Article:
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Court Demands That Progressive Submit Claim Files in Anti-Steering Suit
March 9, 2009

The New York State Supreme Court has issued an order demanding that Progressive Insurance furnish more than 800 claim files to the court in a suit filed by a New York body shop. North State Custom, owned and founded by Greg Coccaro, who recently prevailed in a separate suit Progressive filed again him (CLICK HERE for story), claims that Progressive steered away customers from the shop, and though the specific steering charge was removed from the case, several causes of action remain that involve steering allegations: tortuous interference; engaging in deceptive business practices; and spreading injurious falsehoods about his business.

According to the recent decision and order, the court claims that in studying North State's claims, it has requested that the Progressive claim files for two of the five body shops named in the original complaint—a total of 800 claims.

Progressive has provided "face sheet notes" for the files in electronic format, but the court continued to request the complete files be copied to computer disk at Progressive's expense when feasible (and otherwise produced as hard copy for reproduction at North State's expense), according to court documents.

"That was not accomplished," writes the Hon. Gerald Loeher, "Progressive claiming it was not feasible."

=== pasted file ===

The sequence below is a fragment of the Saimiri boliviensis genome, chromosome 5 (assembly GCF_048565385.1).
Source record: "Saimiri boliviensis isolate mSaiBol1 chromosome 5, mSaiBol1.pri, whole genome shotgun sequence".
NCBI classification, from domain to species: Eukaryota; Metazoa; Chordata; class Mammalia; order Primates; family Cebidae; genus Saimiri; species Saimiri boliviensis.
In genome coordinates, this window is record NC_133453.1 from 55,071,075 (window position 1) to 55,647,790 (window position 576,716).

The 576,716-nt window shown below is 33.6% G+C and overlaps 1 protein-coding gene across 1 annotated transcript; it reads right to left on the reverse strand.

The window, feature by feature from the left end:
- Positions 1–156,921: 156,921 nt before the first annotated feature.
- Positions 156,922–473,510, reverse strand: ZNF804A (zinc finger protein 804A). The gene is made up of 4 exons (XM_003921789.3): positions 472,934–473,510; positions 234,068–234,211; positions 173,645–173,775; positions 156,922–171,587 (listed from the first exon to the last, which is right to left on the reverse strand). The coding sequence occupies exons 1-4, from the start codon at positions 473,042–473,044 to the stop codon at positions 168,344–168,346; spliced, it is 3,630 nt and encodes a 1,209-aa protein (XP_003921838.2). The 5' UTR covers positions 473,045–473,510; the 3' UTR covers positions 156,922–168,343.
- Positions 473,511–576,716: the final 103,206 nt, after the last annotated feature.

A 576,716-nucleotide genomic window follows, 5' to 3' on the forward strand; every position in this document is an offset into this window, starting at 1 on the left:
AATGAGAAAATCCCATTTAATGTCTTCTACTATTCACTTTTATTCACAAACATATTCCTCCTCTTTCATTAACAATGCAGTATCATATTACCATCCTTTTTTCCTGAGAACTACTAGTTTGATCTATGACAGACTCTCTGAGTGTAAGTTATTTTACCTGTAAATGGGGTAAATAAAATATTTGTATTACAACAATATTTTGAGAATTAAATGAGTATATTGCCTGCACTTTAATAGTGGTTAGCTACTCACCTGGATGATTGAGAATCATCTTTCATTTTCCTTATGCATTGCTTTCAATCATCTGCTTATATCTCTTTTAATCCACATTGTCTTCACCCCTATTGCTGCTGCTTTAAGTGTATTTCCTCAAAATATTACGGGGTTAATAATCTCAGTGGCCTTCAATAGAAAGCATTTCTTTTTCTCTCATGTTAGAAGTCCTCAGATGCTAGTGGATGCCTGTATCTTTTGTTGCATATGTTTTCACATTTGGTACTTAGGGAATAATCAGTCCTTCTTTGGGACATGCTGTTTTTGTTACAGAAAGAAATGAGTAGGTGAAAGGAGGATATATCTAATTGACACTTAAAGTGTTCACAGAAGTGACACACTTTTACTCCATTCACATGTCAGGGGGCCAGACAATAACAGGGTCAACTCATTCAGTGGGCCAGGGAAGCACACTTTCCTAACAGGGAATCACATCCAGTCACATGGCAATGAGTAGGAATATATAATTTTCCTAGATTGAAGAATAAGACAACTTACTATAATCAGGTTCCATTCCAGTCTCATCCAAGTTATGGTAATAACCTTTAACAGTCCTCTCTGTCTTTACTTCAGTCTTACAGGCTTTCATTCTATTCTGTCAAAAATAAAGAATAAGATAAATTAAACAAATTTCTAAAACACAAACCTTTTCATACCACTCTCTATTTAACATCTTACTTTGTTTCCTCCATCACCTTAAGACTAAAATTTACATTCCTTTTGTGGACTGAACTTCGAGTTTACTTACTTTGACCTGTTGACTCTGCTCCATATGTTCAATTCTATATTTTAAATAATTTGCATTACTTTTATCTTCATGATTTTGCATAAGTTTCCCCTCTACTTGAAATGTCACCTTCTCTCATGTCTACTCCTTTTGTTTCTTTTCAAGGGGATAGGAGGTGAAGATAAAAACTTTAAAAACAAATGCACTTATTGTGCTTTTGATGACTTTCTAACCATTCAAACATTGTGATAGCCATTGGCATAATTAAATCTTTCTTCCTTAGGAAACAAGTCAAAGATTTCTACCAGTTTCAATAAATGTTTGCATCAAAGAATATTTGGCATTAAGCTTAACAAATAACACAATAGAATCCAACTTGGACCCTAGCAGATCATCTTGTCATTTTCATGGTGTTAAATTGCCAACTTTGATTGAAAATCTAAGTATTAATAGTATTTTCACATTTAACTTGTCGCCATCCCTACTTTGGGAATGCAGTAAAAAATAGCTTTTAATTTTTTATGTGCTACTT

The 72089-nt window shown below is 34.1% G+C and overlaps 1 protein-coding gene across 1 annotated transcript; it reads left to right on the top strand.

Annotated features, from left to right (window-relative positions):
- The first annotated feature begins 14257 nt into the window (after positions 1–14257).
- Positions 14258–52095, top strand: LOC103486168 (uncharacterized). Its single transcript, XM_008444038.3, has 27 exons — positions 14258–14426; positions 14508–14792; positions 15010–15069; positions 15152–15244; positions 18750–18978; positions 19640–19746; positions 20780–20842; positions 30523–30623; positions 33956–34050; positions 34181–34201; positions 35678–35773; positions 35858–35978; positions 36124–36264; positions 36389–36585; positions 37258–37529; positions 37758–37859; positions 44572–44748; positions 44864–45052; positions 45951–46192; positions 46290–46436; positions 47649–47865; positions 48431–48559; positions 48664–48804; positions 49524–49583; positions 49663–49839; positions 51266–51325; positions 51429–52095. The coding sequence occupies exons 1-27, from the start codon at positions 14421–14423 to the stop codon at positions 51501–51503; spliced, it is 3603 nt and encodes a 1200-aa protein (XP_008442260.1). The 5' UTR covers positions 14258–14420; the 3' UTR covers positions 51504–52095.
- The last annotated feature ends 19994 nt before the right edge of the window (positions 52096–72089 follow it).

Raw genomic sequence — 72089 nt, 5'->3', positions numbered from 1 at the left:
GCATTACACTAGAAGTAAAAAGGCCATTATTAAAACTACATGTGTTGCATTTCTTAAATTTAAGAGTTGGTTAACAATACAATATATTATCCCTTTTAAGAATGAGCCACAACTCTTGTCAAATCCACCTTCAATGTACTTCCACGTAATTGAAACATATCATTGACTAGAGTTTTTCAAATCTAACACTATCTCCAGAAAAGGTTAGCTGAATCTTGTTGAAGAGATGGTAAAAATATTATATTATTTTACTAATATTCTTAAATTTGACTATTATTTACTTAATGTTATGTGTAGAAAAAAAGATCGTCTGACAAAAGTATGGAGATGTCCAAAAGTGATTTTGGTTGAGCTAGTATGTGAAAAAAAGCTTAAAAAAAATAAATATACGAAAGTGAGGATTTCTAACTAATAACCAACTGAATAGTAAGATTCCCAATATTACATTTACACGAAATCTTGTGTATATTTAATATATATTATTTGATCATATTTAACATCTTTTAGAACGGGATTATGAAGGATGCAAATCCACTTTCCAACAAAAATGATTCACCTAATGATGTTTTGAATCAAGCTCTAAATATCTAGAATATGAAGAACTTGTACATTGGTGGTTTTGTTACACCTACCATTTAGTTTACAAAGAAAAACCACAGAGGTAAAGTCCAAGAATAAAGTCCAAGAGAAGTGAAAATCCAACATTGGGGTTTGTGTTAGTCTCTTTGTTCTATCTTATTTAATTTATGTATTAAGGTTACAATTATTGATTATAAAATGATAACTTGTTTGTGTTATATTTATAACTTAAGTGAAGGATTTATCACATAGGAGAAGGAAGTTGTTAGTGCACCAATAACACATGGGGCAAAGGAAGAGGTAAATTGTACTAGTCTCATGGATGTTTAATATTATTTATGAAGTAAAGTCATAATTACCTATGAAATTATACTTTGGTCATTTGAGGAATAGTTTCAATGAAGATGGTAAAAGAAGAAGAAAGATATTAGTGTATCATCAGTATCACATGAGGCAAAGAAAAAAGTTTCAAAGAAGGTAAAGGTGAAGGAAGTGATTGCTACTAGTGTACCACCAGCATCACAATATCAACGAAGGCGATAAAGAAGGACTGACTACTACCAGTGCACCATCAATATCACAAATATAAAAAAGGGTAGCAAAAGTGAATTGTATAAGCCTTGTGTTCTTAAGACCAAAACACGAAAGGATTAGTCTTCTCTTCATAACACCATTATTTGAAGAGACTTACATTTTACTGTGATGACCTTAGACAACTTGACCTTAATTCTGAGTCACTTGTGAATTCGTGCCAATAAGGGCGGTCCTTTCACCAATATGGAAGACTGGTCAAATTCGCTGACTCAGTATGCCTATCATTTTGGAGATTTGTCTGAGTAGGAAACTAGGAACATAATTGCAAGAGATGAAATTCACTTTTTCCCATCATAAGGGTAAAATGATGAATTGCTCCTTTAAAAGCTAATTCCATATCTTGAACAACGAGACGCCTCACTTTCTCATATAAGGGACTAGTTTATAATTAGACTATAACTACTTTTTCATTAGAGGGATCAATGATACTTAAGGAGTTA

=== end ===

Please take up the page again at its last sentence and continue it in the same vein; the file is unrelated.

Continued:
On October 16, the court directed Progressive's information technology expert to provide a deposition about the improbability of the court's request, and, finally, on December 18, the court "granted the parties' request to place their disputes before the Court by formal motion."

"… The Court finds that Progressive's responses have been begrudging and incomplete, their explanations inconstant and taken as a whole have been willfully contumacious or in bad faith," writes the court. "It is beyond cavil that it is the type of recalcitrant documentary discovery that is without justification and would justify the striking of [the] defendant's answer."

The order continues, "Accordingly, Progressive's answer shall be stricken, unless within 45 days of service of a copy of this Decision and Order with notice of entry, Progressive shall furnish any remaining portions for the 800 claim files maintained in electronic format …"

Coccaro told™/AGRR magazine at this point he feels somewhat optimistic.

"We feel good," he says. "If you read the judge's decision and order, the language and the mood of that decision and order is not very positive for them and if it's not positive for them it's positive for me."

He adds, "We at least know we're going to be moving in a direction at the end of 45 days, because we've been trying to get this discovery from them for pretty much a year, and the longer this drags on, the more money it costs me."

However, the outcome of the previous suit Progressive filed against him provides an extra bit of optimism, he notes.

"We survived that, and hopefully we'll survive this," Coccaro says.

Progressive spokesperson Cristy Cote declined to comment since the litigation is still pending.

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